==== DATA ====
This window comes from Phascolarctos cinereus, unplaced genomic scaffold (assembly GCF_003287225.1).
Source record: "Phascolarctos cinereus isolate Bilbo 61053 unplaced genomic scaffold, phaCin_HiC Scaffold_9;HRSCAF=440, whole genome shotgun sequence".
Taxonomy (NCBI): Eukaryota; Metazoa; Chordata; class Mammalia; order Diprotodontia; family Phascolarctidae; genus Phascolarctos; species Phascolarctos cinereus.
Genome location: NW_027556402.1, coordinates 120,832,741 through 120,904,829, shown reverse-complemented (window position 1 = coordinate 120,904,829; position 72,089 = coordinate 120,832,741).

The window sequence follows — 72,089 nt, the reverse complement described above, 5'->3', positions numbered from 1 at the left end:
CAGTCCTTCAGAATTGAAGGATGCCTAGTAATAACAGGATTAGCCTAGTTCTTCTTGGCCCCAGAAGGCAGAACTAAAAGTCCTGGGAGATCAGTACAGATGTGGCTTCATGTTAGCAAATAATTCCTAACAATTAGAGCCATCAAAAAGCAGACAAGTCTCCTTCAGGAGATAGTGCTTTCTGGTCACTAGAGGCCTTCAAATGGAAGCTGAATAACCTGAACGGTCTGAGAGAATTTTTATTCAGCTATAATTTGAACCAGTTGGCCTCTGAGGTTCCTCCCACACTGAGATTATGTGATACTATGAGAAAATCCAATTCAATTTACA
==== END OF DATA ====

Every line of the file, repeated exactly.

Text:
This window comes from Phascolarctos cinereus, unplaced genomic scaffold (assembly GCF_003287225.1).
Source record: "Phascolarctos cinereus isolate Bilbo 61053 unplaced genomic scaffold, phaCin_HiC Scaffold_9;HRSCAF=440, whole genome shotgun sequence".
Taxonomy (NCBI): Eukaryota; Metazoa; Chordata; class Mammalia; order Diprotodontia; family Phascolarctidae; genus Phascolarctos; species Phascolarctos cinereus.
Genome location: NW_027556402.1, coordinates 120,832,741 through 120,904,829, shown reverse-complemented (window position 1 = coordinate 120,904,829; position 72,089 = coordinate 120,832,741).

The window sequence follows — 72,089 nt, the reverse complement described above, 5'->3', positions numbered from 1 at the left end:
CAGTCCTTCAGAATTGAAGGATGCCTAGTAATAACAGGATTAGCCTAGTTCTTCTTGGCCCCAGAAGGCAGAACTAAAAGTCCTGGGAGATCAGTACAGATGTGGCTTCATGTTAGCAAATAATTCCTAACAATTAGAGCCATCAAAAAGCAGACAAGTCTCCTTCAGGAGATAGTGCTTTCTGGTCACTAGAGGCCTTCAAATGGAAGCTGAATAACCTGAACGGTCTGAGAGAATTTTTATTCAGCTATAATTTGAACCAGTTGGCCTCTGAGGTTCCTCCCACACTGAGATTATGTGATACTATGAGAAAATCCAATTCAATTTACA